Woody Allen's sentimental reminiscence about the golden age of radio. A series of vignettes involving radio personalities is intertwined with the life of a working class family in Rockaway Beach, NY circa 1942.Written by
Scott Renshaw <firstname.lastname@example.org>
Around the time the movie was made and released, Woody Allen and Mia Farrow were in a personal relationship, which had started around 1980. See more »
During the "Pearl Harbor" scene, when the show is cancelled due to the bombing, Mia Farrow's character asks "Do we come back Monday?" Pearl Harbor Day happened on a Sunday, so she would had said "Do we come back tomorrow?" See more »
Abe, have you seen mama's teeth. She left them in a glass of water yesterday, and she can't find them.
Kids were playing hockey with them.
They were playing hockey with mama's teeth?
Yeah, the're about the same size as a puck.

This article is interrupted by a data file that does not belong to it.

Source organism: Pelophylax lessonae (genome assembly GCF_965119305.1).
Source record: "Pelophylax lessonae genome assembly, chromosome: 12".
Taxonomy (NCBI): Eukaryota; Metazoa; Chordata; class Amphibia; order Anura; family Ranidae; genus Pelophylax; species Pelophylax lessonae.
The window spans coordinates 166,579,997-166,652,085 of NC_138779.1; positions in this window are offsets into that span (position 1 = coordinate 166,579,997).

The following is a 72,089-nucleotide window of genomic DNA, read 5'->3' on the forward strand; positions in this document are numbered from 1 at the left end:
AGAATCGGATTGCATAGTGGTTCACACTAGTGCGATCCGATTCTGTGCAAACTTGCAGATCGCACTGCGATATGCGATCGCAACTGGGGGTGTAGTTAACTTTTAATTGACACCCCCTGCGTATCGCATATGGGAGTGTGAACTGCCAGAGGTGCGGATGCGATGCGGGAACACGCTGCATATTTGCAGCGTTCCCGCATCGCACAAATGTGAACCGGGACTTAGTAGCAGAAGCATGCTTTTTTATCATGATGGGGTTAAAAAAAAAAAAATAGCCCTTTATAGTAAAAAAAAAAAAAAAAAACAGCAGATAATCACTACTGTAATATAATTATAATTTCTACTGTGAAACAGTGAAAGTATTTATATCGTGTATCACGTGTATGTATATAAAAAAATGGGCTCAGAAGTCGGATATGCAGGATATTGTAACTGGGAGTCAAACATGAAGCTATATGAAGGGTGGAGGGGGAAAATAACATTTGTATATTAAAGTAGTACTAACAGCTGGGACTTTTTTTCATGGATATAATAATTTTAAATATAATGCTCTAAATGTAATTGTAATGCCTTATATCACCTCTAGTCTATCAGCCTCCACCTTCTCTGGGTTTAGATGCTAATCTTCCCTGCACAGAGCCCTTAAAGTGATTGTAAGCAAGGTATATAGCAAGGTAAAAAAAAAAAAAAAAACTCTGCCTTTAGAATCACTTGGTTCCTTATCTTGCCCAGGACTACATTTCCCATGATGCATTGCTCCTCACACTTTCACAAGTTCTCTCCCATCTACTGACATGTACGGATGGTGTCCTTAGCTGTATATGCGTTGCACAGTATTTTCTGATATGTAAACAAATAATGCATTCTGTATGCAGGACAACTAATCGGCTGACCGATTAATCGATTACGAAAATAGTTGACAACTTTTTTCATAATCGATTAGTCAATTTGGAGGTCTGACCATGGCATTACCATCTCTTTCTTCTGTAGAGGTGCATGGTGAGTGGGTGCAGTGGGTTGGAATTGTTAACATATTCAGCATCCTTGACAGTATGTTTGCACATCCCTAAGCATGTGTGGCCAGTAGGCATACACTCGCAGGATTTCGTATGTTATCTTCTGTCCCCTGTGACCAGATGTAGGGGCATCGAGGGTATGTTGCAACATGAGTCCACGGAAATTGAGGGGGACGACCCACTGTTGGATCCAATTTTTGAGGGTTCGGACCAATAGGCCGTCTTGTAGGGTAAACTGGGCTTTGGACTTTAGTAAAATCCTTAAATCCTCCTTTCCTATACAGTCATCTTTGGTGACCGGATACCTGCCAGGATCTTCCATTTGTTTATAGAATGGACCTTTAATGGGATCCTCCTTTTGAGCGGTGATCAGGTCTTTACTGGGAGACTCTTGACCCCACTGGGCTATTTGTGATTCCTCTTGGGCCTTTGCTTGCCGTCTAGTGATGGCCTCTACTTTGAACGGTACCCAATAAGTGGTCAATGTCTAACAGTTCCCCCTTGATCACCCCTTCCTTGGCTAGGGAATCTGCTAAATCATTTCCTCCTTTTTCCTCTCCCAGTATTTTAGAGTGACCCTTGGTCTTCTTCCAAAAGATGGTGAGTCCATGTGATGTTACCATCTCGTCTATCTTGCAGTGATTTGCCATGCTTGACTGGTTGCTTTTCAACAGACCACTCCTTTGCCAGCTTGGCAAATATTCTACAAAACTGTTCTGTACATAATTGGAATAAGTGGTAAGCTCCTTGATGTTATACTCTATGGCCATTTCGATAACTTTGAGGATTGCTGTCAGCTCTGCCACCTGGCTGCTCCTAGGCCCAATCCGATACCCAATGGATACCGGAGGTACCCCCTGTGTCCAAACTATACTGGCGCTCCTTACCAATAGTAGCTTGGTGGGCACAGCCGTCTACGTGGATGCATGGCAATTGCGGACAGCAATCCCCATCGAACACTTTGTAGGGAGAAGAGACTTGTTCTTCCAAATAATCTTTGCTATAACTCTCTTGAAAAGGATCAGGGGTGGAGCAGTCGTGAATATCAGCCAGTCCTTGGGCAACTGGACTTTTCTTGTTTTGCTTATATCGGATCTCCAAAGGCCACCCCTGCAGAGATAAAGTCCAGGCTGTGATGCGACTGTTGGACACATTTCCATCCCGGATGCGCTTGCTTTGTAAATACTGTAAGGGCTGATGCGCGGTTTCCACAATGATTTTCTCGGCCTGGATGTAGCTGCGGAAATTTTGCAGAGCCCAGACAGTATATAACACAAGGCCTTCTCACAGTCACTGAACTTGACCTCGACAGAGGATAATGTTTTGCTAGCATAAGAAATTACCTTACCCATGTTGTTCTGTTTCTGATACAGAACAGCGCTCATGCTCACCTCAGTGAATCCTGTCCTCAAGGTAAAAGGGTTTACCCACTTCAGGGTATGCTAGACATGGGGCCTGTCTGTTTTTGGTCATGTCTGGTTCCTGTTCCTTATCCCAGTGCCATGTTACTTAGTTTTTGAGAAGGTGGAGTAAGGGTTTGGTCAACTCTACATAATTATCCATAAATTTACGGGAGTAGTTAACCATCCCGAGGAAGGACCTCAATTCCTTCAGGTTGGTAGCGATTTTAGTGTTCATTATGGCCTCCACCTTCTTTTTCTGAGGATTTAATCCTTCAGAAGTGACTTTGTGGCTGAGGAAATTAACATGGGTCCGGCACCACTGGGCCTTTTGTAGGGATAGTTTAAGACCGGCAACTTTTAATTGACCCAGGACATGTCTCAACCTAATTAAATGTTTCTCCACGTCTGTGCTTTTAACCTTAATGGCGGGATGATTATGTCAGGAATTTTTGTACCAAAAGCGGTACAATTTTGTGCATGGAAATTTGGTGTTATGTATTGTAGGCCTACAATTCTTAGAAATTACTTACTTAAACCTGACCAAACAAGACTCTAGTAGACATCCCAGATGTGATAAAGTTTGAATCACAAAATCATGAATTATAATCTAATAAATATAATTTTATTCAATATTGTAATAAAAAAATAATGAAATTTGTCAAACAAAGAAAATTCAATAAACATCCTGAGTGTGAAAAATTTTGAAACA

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Radio Days has got to be one of my absolute favorite films of all time. To me, it's a film that balances story, characters and atmosphere better than just about any other. It's truly a great work of art, and a very, very underrated one. The best thing about it is how Allen's love for his subject, the romantic nostalgia he feels, translates so eloquently to the screen. You've also got to hand it to the cast. Diane Weist, Julie Kavner, Mia Farrow, Josh Mostel, a briefly-glimpsed Jeff Daniels, and a young Seth Green all give great performances that are right out of the period, yet instantly recognizable. Allen had Santo Loquasto, his art director, do a bang-up job on creating the world of early-1940s Rockaway, New York, and Jeffrey Kurland's costumes help immensely. Particularly note-worthy is Carlo Di Palma's stunning cinematography. The colours, the smoky nightclubs and soundstages, the dimly-lit nighteries and the dazzling rooftop set come to life like few sets do in films. And then there's the music. That dazzling array of classic music, from one of the best periods for it in American history. Allen's decision to use only music from that time might sound cliche, but he's definatly justified here. And there's always the Radio Show Themes piece by Dick Hyman (I'm always by that name) that accompanies many of the scenes. That piece of music alone is worth seeing the film. As you can probably tell, I love this film simply for the fact that it's such a charming, enchanting, beautiful film. It's one I'd show my children, even the nude dancing scene, had I any children to show it to. Woody Allen's turn in the films he's made lately (as of 2003) are, to me, pretty depressing and perverse, with none of the charm, life and humor that works like Radio Days symbolize, Sweet and Lowdown notwithstanding. Hopefully, more films like this gem are on the horizon.
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